by Philip F. Clark


He'd get up every day,
don his clothes and tend
to rote ablutions. 
He tried not to think too much.
Because he knew what that would bring --
the tethers he lost; failed causes,
the last lover, who knew some things.

Instead, he kept his eyes straight ahead,
marked time, made plans, accepted losses.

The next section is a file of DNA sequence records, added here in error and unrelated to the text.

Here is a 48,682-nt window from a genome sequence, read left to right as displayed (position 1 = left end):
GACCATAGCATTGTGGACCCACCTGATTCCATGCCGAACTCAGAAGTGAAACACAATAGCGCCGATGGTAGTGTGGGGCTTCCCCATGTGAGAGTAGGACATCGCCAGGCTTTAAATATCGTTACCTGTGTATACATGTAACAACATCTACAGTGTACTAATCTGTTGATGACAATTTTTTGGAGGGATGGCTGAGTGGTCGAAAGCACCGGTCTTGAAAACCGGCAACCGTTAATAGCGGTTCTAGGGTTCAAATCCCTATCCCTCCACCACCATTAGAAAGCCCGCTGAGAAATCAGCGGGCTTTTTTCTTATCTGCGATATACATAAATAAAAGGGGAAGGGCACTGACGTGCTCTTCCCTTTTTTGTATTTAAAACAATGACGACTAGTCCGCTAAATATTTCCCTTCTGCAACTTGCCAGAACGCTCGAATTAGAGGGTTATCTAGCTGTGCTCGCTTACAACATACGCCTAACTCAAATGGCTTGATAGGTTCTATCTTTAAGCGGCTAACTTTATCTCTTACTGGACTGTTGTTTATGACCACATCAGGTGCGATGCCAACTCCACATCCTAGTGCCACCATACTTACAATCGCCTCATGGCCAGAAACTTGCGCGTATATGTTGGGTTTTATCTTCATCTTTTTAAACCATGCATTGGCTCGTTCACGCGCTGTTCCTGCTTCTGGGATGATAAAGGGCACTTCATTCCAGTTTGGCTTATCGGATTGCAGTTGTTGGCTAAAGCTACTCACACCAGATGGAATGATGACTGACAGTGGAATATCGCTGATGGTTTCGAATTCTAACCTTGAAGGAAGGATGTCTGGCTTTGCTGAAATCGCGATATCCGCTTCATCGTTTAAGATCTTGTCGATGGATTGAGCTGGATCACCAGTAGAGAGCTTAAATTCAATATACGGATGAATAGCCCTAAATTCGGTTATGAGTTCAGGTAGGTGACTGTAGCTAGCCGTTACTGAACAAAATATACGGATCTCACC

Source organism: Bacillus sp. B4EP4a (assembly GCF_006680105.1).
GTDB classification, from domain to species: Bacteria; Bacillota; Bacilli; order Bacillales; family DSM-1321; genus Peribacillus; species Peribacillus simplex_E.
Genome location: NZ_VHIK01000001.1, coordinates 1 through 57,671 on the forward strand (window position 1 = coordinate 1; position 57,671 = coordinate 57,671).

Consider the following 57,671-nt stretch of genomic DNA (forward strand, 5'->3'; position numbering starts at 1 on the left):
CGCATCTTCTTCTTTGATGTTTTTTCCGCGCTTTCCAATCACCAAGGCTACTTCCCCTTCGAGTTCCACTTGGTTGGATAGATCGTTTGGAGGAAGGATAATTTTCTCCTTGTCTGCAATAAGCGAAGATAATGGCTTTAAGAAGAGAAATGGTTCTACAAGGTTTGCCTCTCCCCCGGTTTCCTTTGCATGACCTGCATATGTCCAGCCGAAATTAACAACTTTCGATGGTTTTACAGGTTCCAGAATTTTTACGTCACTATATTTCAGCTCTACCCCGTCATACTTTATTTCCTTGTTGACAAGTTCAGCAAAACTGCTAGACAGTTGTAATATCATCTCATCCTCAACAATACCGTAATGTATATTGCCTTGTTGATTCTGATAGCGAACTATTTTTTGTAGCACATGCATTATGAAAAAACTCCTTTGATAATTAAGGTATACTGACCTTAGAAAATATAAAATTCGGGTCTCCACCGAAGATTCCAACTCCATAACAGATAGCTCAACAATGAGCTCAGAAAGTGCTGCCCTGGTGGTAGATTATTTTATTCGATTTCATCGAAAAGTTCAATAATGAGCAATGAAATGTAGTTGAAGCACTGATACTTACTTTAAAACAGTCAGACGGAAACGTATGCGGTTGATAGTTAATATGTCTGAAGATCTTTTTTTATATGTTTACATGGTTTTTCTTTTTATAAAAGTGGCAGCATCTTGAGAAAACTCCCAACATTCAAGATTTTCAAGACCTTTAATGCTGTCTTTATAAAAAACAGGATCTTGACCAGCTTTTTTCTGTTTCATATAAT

He was, as they say, 'A catch,' but where 
was the boat and net? He was brined
and hooked; some metal still in him. 
What was that poem about the old fish? 
He ate alone, tasting nothing. 

At night he dreamed of rooms 
full of men; hands held out but 
not touching. This spurred him on to 
learn to hold. Sex was everywhere
until he awakened. And he would wait
for dark, for sleep and its cautious
parables of companionship.